A rich merchant, Antonio is depressed for no good reason, until his good friend Bassanio comes to tell him how he's in love with Portia. Portia's father has died and left a very strange ... See full summary »
Having subdued the Goths, warrior Titus Andronicus returns to Rome to bury his sons, with Gothic Queen Tamora and her retinue as captives. The newly-dead Roman Emperor's two sons, ... See full summary »
Paul Davies Prowles,
Helena loves Bertram, but he's of noble birth, while she's just a doctor's daughter. But Bertram is at the court of the King of France, who is ill, and Helena has a remedy that might cure ... See full summary »
When Sir John Falstaff decides that he wants to have a little fun he writes two letters to a pair of Window wives: Mistress Ford and Mistress Page. When they put their heads together and ... See full summary »
David Hugh Jones
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Reviewer "anne-25" from England was evidently so exercised by what she perceived as shortcomings in this excellent production of "Henry V" that she neglected to listen to the words. In the opening Chorus, we are advised that, since the entire combatants of Agincourt could not be incorporated into the production, we must "into a thousand pieces divide one man." A little further along, the Chorus enjoins us thusly: "O, pardon! since a crooked figure may attest in little place a million." Shakespeare obviously knew something that "anne-25" does not -- it's unfeasible to expect two medieval armies to be incorporated into a humble stage production; therefore, we must use our imaginations, as per, again from the Chorus, "upon your imaginary forces work." Even Olivier's and Branagh's film versions left a lot to be desired in this aspect. Olivier's Agincourt was confusing and brief (although the arrow flights, abetted by Walton's glorious music, were stunning); and Branagh's, although more realistic and bloody (fought in the rain as was the real Agincourt), made us suffer through excruciating and over-used slow motion, a device that never adds to action sequences. And by my count, there were far fewer than sixty thousand French soldiers in either production.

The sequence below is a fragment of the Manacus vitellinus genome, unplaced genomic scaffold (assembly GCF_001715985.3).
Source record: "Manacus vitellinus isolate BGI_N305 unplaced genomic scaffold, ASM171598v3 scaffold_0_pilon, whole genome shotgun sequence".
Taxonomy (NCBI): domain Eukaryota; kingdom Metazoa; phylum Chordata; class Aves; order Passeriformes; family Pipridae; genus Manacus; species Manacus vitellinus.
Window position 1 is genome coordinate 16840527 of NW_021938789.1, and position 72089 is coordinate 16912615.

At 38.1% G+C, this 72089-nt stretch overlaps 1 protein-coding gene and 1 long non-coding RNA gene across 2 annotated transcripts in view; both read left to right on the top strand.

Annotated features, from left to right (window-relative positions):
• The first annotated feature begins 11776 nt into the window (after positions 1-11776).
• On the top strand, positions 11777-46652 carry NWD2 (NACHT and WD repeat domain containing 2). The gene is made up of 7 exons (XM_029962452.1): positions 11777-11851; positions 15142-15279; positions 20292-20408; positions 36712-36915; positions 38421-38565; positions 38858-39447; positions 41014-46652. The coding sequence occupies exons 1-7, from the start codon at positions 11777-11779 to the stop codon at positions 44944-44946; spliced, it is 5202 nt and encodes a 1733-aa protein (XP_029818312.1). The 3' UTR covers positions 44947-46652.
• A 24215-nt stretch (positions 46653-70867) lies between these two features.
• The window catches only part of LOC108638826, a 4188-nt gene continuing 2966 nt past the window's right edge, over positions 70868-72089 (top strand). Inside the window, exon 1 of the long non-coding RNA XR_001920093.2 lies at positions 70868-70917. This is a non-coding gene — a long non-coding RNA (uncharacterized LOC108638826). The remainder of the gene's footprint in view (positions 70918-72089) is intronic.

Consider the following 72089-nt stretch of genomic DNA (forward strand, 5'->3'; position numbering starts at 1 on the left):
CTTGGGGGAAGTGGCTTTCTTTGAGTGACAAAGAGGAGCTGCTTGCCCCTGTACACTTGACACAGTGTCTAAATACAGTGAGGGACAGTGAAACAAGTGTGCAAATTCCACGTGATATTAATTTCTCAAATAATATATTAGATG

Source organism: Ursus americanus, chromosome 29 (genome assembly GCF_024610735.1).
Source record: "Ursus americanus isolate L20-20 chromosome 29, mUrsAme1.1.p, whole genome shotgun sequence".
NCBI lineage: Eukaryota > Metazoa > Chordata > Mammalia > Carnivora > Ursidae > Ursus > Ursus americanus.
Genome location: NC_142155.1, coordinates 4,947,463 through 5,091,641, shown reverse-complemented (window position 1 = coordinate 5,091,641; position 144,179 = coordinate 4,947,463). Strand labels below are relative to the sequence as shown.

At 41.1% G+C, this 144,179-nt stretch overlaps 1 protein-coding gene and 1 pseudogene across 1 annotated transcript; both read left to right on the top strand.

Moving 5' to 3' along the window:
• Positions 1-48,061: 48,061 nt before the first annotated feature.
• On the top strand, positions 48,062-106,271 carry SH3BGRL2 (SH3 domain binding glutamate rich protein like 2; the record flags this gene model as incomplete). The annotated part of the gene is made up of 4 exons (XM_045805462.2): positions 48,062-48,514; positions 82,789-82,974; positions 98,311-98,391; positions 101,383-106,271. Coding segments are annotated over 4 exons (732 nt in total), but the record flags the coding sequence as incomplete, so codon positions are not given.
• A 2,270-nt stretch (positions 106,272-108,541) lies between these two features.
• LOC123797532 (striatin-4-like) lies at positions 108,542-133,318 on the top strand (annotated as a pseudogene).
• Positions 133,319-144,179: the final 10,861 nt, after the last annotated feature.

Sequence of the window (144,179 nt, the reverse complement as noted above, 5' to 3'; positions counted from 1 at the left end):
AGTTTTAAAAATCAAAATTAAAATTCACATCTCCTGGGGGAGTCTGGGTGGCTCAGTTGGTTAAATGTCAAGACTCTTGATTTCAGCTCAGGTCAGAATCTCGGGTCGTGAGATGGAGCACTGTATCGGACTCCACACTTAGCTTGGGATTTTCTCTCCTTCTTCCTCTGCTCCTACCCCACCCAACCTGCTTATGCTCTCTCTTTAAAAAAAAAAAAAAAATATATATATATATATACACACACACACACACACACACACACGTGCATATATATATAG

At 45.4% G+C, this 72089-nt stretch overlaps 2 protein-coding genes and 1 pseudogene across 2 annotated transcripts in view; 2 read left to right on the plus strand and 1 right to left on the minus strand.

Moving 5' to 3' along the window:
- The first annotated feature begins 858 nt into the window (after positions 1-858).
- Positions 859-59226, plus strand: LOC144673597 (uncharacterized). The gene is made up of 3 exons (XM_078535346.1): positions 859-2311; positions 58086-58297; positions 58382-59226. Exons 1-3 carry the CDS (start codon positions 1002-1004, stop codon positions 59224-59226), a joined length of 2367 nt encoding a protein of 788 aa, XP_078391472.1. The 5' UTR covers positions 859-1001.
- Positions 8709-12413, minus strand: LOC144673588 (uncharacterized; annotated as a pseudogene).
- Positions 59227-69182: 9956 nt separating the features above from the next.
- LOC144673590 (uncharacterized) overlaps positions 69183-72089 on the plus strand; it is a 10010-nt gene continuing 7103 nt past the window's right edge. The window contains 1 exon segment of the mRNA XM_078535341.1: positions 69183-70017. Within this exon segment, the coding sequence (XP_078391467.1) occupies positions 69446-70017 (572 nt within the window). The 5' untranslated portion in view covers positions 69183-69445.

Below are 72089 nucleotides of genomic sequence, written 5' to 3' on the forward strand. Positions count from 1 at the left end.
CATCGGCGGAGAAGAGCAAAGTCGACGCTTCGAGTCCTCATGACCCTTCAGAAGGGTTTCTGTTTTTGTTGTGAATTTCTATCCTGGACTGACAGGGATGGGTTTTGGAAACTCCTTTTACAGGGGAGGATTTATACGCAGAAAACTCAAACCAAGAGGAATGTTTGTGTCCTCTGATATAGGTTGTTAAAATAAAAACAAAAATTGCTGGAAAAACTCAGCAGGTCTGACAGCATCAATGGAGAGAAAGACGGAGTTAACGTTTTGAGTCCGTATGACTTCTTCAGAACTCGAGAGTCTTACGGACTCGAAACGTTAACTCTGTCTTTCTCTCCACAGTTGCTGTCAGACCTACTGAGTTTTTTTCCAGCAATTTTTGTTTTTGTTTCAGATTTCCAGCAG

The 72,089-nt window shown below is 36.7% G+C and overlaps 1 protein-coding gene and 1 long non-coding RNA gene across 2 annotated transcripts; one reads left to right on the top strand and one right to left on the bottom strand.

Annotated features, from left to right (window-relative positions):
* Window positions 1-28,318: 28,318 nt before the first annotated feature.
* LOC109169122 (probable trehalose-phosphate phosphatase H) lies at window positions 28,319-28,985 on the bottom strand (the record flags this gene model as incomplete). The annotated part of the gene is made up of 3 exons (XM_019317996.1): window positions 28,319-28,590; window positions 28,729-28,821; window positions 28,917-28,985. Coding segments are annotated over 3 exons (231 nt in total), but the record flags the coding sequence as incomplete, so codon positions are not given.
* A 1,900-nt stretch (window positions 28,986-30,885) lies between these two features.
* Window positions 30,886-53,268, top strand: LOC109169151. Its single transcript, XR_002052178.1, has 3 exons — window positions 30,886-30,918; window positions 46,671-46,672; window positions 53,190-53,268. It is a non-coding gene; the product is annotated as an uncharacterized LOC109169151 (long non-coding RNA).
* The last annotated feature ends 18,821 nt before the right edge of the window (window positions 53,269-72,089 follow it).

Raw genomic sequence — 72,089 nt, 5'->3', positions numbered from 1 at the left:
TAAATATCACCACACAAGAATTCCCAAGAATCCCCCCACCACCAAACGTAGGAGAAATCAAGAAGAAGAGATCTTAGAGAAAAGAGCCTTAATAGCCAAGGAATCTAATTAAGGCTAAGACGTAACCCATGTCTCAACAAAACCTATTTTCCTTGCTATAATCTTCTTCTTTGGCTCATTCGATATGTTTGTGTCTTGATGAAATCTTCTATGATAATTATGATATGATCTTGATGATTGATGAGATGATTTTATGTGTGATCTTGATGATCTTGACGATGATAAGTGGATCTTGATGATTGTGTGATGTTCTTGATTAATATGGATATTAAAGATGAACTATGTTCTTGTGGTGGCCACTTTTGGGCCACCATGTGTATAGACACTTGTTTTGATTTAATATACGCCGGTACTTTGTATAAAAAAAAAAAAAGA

So, "anne-25," a little advice -- listen to the Chorus next time, and perhaps you'll enjoy yourself much more.
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